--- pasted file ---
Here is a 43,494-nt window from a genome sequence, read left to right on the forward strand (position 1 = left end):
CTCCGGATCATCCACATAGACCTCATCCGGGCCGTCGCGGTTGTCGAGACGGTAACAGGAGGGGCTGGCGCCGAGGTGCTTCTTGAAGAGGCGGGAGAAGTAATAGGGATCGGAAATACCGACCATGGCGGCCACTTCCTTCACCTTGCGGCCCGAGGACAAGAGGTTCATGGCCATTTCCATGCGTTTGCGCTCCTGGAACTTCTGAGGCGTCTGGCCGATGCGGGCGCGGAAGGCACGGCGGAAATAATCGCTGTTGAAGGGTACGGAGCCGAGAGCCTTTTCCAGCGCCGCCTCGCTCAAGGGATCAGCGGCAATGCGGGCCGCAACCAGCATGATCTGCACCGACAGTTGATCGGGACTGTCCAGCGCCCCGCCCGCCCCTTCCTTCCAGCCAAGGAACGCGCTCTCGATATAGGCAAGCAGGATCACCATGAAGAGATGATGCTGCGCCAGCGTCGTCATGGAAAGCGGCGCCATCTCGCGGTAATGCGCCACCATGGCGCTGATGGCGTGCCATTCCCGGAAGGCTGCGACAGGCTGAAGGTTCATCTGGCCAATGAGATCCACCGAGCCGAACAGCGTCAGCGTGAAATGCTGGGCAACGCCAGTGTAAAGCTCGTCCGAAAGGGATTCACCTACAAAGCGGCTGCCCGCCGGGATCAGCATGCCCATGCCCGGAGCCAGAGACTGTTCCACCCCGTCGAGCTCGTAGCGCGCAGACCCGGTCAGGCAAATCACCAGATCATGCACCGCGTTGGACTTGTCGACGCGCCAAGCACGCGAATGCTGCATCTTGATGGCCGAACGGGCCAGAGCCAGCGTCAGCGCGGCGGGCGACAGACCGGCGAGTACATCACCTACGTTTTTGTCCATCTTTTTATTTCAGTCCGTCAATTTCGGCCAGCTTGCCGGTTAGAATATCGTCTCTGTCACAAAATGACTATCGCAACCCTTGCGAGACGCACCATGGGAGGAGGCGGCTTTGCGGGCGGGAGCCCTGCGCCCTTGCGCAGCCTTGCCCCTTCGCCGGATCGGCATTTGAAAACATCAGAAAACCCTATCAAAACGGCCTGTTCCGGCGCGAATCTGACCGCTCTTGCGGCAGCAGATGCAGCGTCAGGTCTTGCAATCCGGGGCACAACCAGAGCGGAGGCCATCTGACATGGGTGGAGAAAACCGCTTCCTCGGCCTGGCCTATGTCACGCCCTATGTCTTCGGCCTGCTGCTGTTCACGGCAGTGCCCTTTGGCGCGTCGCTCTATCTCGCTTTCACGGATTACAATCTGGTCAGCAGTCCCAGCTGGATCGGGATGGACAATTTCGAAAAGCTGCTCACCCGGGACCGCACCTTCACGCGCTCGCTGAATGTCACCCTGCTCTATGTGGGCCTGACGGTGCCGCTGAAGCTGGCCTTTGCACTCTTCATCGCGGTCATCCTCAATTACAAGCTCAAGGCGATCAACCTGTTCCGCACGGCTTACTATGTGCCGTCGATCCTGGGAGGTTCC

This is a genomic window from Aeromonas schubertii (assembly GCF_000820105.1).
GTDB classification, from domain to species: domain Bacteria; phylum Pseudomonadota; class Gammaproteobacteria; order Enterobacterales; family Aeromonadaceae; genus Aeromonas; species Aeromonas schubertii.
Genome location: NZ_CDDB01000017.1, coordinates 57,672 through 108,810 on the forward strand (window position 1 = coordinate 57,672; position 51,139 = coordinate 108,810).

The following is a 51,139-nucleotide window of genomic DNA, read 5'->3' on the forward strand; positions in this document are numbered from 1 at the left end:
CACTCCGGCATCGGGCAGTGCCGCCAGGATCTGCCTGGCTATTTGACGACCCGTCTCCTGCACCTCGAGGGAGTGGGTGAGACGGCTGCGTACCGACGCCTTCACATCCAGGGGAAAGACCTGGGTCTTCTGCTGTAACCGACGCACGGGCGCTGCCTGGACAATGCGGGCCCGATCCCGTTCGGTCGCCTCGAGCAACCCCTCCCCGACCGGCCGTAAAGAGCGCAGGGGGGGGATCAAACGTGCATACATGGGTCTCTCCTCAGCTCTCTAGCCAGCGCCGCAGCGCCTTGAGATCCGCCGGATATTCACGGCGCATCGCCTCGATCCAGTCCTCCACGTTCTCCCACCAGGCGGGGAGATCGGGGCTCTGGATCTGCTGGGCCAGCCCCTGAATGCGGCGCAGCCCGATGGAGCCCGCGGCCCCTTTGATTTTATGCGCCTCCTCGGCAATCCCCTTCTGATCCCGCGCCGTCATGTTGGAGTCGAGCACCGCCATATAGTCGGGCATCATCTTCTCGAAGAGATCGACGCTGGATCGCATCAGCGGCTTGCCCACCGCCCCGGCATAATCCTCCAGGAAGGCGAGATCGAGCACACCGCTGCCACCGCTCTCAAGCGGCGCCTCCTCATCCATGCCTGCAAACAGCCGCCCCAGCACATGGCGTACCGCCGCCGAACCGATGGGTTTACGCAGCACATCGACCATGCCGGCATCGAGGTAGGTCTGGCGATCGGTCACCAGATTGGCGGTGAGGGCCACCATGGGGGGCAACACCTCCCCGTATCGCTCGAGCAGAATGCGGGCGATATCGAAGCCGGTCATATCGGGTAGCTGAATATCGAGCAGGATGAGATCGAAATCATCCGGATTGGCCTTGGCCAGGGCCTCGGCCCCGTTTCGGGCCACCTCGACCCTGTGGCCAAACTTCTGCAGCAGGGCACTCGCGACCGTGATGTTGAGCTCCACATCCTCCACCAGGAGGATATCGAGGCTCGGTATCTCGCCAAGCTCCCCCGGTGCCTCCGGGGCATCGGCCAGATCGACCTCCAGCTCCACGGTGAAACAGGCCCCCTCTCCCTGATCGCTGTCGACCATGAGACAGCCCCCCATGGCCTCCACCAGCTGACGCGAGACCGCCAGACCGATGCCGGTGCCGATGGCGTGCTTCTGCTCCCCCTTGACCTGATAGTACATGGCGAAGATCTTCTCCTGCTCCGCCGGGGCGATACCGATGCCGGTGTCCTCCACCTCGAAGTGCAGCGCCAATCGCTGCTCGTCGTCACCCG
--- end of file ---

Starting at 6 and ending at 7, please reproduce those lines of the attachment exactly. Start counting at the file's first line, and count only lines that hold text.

The following is a 51,139-nucleotide window of genomic DNA, read 5'->3' on the forward strand; positions in this document are numbered from 1 at the left end:
CACTCCGGCATCGGGCAGTGCCGCCAGGATCTGCCTGGCTATTTGACGACCCGTCTCCTGCACCTCGAGGGAGTGGGTGAGACGGCTGCGTACCGACGCCTTCACATCCAGGGGAAAGACCTGGGTCTTCTGCTGTAACCGACGCACGGGCGCTGCCTGGACAATGCGGGCCCGATCCCGTTCGGTCGCCTCGAGCAACCCCTCCCCGACCGGCCGTAAAGAGCGCAGGGGGGGGATCAAACGTGCATACATGGGTCTCTCCTCAGCTCTCTAGCCAGCGCCGCAGCGCCTTGAGATCCGCCGGATATTCACGGCGCATCGCCTCGATCCAGTCCTCCACGTTCTCCCACCAGGCGGGGAGATCGGGGCTCTGGATCTGCTGGGCCAGCCCCTGAATGCGGCGCAGCCCGATGGAGCCCGCGGCCCCTTTGATTTTATGCGCCTCCTCGGCAATCCCCTTCTGATCCCGCGCCGTCATGTTGGAGTCGAGCACCGCCATATAGTCGGGCATCATCTTCTCGAAGAGATCGACGCTGGATCGCATCAGCGGCTTGCCCACCGCCCCGGCATAATCCTCCAGGAAGGCGAGATCGAGCACACCGCTGCCACCGCTCTCAAGCGGCGCCTCCTCATCCATGCCTGCAAACAGCCGCCCCAGCACATGGCGTACCGCCGCCGAACCGATGGGTTTACGCAGCACATCGACCATGCCGGCATCGAGGTAGGTCTGGCGATCGGTCACCAGATTGGCGGTGAGGGCCACCATGGGGGGCAACACCTCCCCGTATCGCTCGAGCAGAATGCGGGCGATATCGAAGCCGGTCATATCGGGTAGCTGAATATCGAGCAGGATGAGATCGAAATCATCCGGATTGGCCTTGGCCAGGGCCTCGGCCCCGTTTCGGGCCACCTCGACCCTGTGGCCAAACTTCTGCAGCAGGGCACTCGCGACCGTGATGTTGAGCTCCACATCCTCCACCAGGAGGATATCGAGGCTCGGTATCTCGCCAAGCTCCCCCGGTGCCTCCGGGGCATCGGCCAGATCGACCTCCAGCTCCACGGTGAAACAGGCCCCCTCTCCCTGATCGCTGTCGACCATGAGACAGCCCCCCATGGCCTCCACCAGCTGACGCGAGACCGCCAGACCGATGCCGGTGCCGATGGCGTGCTTCTGCTCCCCCTTGACCTGATAGTACATGGCGAAGATCTTCTCCTGCTCCGCCGGGGCGATACCGATGCCGGTGTCCTCCACCTCGAAGTGCAGCGCCAATCGCTGCTCGTCGTCACCCG